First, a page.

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  • Writer's pictureWayne Scott

How Your Unstable Childhood Sabotages Your Wellbeing


Image by Esi Grünhagen from Pixabay


Having experienced a tumultuous childhood, I know all too well how negative childhood experiences can haunt us into and through our adulthood––unless we do something about it.

In my own case, I was born out of wedlock in Canada, placed into an orphanage, and then adopted by an American couple. My mother died when I was in the fourth grade, and because of my father’s alcoholism, I spent the remainder of my youth either with my grandparents or with family friends.


While some people might never recover from such events and experience lifelong toxic stress, I was determined to make it––no matter what.


There have been numerous studies about Adverse Childhood Experiences (ACEs). According to “Joining Forces for Children,” the term came about when “In 1998, CDC-Kaiser Permanente published a groundbreaking study that investigated the impact of ACEs on physical and mental health problems in over 17,000 adults. originated in a groundbreaking study conducted in 1995 by the Centers for Disease Control and the Kaiser Permanente health care organization in California.”


Harvard University researchers noted in the document titled, “ACEs and Toxic Stress: Frequently Asked Questions,” that “ACEs” referred to three specific kinds of adversity children faced in the home environment—various forms of physical and emotional abuse, neglect, and household dysfunction. The key findings of dozens of studies using the original ACEs data are: (1) ACEs are quite common, even among a middle-class population: more than two-thirds of the population report experiencing one ACE, and nearly a quarter have experienced three or more. (2) There is a powerful, persistent correlation between the more ACEs experienced and the greater the chance of poor outcomes later in life, including dramatically increased risk of heart disease, diabetes, obesity, depression, substance abuse, smoking, poor academic achievement, time out of work, and early death.


A tough childhood can have various effects on individuals. Let’s explore a little deeper.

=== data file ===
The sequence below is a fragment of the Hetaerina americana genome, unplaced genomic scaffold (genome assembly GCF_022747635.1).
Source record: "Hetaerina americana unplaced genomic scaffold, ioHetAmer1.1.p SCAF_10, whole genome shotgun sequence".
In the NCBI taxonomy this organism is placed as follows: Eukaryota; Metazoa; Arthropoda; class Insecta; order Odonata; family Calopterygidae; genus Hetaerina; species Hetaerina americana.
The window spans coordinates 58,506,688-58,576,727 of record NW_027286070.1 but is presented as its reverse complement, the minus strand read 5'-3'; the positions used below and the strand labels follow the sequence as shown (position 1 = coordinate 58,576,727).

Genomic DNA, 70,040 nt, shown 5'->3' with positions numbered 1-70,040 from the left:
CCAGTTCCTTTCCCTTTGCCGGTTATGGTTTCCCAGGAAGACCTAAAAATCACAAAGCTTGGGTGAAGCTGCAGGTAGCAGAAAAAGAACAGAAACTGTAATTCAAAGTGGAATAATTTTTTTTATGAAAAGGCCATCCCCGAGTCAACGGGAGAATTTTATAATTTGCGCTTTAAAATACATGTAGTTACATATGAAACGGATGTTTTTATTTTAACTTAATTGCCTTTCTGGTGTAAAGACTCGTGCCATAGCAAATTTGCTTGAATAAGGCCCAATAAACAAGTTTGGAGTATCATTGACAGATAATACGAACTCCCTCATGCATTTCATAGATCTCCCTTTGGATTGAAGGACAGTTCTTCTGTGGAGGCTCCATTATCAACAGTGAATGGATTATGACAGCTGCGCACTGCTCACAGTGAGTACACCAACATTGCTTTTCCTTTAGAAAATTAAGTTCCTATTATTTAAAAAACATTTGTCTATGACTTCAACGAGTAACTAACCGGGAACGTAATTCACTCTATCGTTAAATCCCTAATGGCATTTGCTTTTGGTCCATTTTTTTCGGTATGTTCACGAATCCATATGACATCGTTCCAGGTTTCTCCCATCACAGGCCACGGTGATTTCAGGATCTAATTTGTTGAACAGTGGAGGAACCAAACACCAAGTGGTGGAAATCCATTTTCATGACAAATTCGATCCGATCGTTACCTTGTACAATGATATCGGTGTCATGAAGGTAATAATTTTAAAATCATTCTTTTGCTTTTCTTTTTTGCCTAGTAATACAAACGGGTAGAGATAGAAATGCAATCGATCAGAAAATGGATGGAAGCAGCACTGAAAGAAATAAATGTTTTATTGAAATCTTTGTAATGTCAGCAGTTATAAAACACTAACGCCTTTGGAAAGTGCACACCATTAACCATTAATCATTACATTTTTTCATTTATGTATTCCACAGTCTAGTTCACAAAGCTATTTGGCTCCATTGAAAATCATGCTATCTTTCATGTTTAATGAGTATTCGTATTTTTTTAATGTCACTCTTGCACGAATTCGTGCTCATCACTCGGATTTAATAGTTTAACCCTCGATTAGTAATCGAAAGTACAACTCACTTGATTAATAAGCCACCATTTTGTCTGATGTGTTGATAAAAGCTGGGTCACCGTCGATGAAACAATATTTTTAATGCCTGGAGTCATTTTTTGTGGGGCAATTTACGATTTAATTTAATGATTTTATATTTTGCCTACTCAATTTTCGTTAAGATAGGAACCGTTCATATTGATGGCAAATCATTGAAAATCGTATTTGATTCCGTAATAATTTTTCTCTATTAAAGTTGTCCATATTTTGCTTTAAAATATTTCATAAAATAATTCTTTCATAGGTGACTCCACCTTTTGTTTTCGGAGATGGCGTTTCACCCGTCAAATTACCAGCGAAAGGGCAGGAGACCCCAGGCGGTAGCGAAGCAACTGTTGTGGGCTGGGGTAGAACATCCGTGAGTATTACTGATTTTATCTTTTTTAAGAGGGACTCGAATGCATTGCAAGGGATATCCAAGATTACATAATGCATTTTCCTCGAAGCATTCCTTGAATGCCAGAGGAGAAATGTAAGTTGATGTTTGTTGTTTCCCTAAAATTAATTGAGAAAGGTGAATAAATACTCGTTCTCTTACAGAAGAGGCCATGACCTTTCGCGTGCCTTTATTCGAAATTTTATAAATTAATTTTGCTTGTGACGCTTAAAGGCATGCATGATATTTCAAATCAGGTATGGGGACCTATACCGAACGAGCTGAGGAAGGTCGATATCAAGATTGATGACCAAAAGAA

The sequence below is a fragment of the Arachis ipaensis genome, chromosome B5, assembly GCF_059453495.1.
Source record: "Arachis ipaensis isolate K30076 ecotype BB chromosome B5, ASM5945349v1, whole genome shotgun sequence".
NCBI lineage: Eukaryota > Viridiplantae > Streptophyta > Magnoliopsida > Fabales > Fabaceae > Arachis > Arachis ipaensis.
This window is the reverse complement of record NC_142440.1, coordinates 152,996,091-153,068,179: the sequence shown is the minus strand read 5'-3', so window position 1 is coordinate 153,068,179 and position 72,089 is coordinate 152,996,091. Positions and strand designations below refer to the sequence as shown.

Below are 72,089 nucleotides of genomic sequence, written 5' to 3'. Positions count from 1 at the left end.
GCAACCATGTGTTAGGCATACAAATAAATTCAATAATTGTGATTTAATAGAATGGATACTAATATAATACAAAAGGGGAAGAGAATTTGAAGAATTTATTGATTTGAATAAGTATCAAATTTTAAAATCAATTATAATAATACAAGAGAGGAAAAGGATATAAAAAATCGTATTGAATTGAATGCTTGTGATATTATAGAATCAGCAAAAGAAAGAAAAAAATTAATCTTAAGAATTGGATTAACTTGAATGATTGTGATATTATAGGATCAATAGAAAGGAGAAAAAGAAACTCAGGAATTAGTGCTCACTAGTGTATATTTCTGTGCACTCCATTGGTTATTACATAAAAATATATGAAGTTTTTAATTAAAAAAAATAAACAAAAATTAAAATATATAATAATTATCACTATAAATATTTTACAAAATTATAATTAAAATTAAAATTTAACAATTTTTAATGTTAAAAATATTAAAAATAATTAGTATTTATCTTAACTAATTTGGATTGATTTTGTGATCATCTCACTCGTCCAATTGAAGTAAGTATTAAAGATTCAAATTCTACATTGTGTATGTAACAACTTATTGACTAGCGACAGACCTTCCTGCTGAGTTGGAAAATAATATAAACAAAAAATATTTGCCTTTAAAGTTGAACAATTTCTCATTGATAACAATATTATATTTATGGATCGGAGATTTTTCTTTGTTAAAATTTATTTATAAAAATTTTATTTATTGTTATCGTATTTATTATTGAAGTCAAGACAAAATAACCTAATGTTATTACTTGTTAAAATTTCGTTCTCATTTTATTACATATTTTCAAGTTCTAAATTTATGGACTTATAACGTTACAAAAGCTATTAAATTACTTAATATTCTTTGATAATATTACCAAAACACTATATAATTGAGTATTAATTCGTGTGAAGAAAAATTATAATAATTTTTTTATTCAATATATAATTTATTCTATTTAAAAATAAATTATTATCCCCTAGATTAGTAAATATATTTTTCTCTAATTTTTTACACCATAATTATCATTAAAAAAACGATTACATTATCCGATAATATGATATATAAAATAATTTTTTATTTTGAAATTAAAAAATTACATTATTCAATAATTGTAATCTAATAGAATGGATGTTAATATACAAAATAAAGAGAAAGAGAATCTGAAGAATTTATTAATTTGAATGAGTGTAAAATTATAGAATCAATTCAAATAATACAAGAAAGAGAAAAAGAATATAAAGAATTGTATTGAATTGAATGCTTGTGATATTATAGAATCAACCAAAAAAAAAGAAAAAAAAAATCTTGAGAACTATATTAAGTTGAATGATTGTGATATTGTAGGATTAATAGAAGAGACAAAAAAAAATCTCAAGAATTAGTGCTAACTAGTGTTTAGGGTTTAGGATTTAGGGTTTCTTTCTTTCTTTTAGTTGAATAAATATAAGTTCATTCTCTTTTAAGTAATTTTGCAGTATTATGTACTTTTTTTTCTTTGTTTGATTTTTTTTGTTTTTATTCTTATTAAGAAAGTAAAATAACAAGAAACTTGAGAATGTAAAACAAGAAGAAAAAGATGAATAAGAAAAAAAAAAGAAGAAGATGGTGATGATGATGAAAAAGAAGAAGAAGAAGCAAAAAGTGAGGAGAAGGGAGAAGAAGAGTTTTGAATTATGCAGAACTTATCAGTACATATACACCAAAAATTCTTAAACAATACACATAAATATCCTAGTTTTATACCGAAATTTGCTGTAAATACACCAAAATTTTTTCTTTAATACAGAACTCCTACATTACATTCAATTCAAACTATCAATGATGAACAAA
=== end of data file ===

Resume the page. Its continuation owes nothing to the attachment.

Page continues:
1. Emotional and Psychological Impact: Unstable childhoods can lead to emotional and psychological challenges. Individuals may struggle with low self-esteem, self-worth issues, and difficulty trusting others. They may also be prone to anxiety, depression, and other mental health conditions.

  2. Attachment Issues: Instability in childhood can disrupt the development of secure attachment bonds with caregivers. This may result in difficulties in forming and maintaining healthy relationships in adulthood. Individuals may have problems with intimacy, trust, and establishing healthy boundaries.

  3. Behavioral Patterns: Unstable childhoods can contribute to the development of maladaptive behaviors. These may include impulsivity, aggression, substance abuse, or other forms of self-destructive behavior. Individuals may struggle with emotional regulation and have difficulty managing stress and conflict.

  4. Cognitive Challenges: Childhood instability can have an impact on cognitive development. It may affect the ability to concentrate, learn, and achieve academic success. Individuals may also have challenges with decision-making, problem-solving, and long-term planning.

  5. Physical Health Issues: Chronic stress and instability in childhood can have long-term physical health consequences. These may include a higher risk of developing cardiovascular problems, weakened immune system functioning, and increased susceptibility to various illnesses.

  6. Interpersonal Difficulties: Unstable childhoods can lead to difficulties in forming and maintaining healthy relationships. Individuals may struggle with communication, trust, and establishing secure connections. They may also repeat patterns of instability in their relationships, perpetuating the cycle.

  7. Socioeconomic Challenges: The instability experienced in childhood can have a lasting impact on an individual's socioeconomic status. Limited access to resources, education, and opportunities may contribute to financial struggles and hinder personal and professional growth.

It's important to note that while an unstable childhood can have lasting effects, individuals are resilient and can overcome these challenges with appropriate support, therapy, and personal growth. Seeking therapy or counseling can be beneficial in addressing these effects and working towards healing and developing healthier patterns in adulthood. Coaching can as well.

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